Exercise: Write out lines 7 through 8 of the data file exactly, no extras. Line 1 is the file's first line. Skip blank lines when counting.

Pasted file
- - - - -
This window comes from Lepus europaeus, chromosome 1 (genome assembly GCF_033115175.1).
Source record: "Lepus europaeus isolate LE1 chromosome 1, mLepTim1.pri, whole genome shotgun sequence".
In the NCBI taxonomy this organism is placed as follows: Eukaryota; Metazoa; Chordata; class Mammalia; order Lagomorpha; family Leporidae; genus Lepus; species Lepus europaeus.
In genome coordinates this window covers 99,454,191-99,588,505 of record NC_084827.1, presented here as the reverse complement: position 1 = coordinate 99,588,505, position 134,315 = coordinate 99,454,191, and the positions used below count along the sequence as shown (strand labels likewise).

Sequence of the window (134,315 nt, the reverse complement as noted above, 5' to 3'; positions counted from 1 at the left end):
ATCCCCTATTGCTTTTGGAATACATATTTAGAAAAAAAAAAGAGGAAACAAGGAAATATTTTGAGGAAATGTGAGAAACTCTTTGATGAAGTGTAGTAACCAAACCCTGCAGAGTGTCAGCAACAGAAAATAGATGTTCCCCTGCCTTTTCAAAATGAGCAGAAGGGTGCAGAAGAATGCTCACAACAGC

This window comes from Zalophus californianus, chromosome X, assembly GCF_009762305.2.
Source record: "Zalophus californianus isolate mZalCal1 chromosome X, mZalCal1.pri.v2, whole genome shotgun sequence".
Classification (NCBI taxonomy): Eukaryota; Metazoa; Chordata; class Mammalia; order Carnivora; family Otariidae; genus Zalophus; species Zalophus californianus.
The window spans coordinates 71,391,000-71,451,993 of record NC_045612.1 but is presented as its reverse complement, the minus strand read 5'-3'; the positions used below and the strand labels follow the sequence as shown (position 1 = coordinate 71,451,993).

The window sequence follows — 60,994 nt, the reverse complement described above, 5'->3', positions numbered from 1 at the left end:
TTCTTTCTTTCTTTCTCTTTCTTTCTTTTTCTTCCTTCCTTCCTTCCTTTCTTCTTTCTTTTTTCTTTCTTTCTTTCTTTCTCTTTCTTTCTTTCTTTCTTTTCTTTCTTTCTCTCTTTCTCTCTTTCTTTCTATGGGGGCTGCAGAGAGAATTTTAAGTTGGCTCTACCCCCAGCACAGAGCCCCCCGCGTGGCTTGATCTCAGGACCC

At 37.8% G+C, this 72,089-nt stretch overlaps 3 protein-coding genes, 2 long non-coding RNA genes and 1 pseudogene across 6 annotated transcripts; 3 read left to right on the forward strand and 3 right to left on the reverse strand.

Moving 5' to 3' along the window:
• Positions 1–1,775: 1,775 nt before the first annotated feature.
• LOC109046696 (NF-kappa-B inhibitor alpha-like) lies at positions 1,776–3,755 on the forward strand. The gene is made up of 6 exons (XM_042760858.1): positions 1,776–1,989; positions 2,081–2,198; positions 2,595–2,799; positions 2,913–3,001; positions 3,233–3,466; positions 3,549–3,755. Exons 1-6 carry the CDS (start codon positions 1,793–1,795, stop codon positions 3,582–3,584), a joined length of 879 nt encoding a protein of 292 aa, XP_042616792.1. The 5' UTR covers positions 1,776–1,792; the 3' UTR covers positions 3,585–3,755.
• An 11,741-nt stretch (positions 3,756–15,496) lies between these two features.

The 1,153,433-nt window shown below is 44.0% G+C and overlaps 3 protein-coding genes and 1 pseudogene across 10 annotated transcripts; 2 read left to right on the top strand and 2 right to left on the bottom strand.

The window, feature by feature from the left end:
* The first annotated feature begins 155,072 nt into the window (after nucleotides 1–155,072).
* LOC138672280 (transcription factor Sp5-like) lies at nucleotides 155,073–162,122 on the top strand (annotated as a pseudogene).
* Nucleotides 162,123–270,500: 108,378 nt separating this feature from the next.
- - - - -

This window comes from Zalophus californianus, chromosome X, assembly GCF_009762305.2.
Source record: "Zalophus californianus isolate mZalCal1 chromosome X, mZalCal1.pri.v2, whole genome shotgun sequence".